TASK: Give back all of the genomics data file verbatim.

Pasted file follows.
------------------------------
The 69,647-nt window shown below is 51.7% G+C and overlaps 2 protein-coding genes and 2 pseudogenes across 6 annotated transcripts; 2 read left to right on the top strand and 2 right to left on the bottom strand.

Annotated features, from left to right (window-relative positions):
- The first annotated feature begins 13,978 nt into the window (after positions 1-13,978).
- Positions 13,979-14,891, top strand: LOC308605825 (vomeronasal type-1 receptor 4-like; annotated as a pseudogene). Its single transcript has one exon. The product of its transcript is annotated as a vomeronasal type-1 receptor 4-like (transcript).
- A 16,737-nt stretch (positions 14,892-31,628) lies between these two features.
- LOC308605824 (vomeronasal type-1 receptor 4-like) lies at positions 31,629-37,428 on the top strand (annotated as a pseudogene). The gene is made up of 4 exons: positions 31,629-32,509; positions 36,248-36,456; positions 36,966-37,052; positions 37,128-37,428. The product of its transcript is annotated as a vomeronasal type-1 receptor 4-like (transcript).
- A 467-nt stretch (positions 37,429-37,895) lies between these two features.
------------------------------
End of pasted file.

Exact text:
The 69,647-nt window shown below is 51.7% G+C and overlaps 2 protein-coding genes and 2 pseudogenes across 6 annotated transcripts; 2 read left to right on the top strand and 2 right to left on the bottom strand.

Annotated features, from left to right (window-relative positions):
- The first annotated feature begins 13,978 nt into the window (after positions 1-13,978).
- Positions 13,979-14,891, top strand: LOC308605825 (vomeronasal type-1 receptor 4-like; annotated as a pseudogene). Its single transcript has one exon. The product of its transcript is annotated as a vomeronasal type-1 receptor 4-like (transcript).
- A 16,737-nt stretch (positions 14,892-31,628) lies between these two features.
- LOC308605824 (vomeronasal type-1 receptor 4-like) lies at positions 31,629-37,428 on the top strand (annotated as a pseudogene). The gene is made up of 4 exons: positions 31,629-32,509; positions 36,248-36,456; positions 36,966-37,052; positions 37,128-37,428. The product of its transcript is annotated as a vomeronasal type-1 receptor 4-like (transcript).
- A 467-nt stretch (positions 37,429-37,895) lies between these two features.